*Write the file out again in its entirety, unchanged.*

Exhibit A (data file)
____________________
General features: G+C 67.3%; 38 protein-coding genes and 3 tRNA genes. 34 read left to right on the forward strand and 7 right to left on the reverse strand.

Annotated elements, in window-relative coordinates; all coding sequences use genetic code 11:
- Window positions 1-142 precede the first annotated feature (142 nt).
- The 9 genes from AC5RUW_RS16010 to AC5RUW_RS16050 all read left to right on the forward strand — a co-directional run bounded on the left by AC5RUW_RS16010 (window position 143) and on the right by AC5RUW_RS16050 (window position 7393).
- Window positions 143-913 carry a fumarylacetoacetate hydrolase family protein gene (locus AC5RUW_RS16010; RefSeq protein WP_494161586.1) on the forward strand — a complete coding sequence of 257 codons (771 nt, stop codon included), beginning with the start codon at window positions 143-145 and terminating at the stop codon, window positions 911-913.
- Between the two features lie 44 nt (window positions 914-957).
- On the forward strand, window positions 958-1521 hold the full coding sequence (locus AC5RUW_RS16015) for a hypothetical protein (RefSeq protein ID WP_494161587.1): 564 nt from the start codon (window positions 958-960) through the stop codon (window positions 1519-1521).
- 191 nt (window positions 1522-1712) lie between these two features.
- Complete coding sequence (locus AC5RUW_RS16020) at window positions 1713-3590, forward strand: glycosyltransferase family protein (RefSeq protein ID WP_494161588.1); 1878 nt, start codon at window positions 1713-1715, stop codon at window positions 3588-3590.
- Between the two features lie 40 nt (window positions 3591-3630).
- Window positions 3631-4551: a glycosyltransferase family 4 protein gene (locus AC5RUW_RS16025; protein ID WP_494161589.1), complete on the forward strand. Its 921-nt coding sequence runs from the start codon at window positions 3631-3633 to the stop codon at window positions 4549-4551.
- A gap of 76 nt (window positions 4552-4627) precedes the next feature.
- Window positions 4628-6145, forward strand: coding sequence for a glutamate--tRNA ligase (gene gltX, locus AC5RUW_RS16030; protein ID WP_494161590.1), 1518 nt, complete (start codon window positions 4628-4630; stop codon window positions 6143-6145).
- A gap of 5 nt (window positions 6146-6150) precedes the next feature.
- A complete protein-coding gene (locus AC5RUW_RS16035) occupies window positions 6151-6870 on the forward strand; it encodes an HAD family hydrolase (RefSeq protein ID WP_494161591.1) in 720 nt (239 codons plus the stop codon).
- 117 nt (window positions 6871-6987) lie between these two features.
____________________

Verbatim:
General features: G+C 67.3%; 38 protein-coding genes and 3 tRNA genes. 34 read left to right on the forward strand and 7 right to left on the reverse strand.

Annotated elements, in window-relative coordinates; all coding sequences use genetic code 11:
- Window positions 1-142 precede the first annotated feature (142 nt).
- The 9 genes from AC5RUW_RS16010 to AC5RUW_RS16050 all read left to right on the forward strand — a co-directional run bounded on the left by AC5RUW_RS16010 (window position 143) and on the right by AC5RUW_RS16050 (window position 7393).
- Window positions 143-913 carry a fumarylacetoacetate hydrolase family protein gene (locus AC5RUW_RS16010; RefSeq protein WP_494161586.1) on the forward strand — a complete coding sequence of 257 codons (771 nt, stop codon included), beginning with the start codon at window positions 143-145 and terminating at the stop codon, window positions 911-913.
- Between the two features lie 44 nt (window positions 914-957).
- On the forward strand, window positions 958-1521 hold the full coding sequence (locus AC5RUW_RS16015) for a hypothetical protein (RefSeq protein ID WP_494161587.1): 564 nt from the start codon (window positions 958-960) through the stop codon (window positions 1519-1521).
- 191 nt (window positions 1522-1712) lie between these two features.
- Complete coding sequence (locus AC5RUW_RS16020) at window positions 1713-3590, forward strand: glycosyltransferase family protein (RefSeq protein ID WP_494161588.1); 1878 nt, start codon at window positions 1713-1715, stop codon at window positions 3588-3590.
- Between the two features lie 40 nt (window positions 3591-3630).
- Window positions 3631-4551: a glycosyltransferase family 4 protein gene (locus AC5RUW_RS16025; protein ID WP_494161589.1), complete on the forward strand. Its 921-nt coding sequence runs from the start codon at window positions 3631-3633 to the stop codon at window positions 4549-4551.
- A gap of 76 nt (window positions 4552-4627) precedes the next feature.
- Window positions 4628-6145, forward strand: coding sequence for a glutamate--tRNA ligase (gene gltX, locus AC5RUW_RS16030; protein ID WP_494161590.1), 1518 nt, complete (start codon window positions 4628-4630; stop codon window positions 6143-6145).
- A gap of 5 nt (window positions 6146-6150) precedes the next feature.
- A complete protein-coding gene (locus AC5RUW_RS16035) occupies window positions 6151-6870 on the forward strand; it encodes an HAD family hydrolase (RefSeq protein ID WP_494161591.1) in 720 nt (239 codons plus the stop codon).
- 117 nt (window positions 6871-6987) lie between these two features.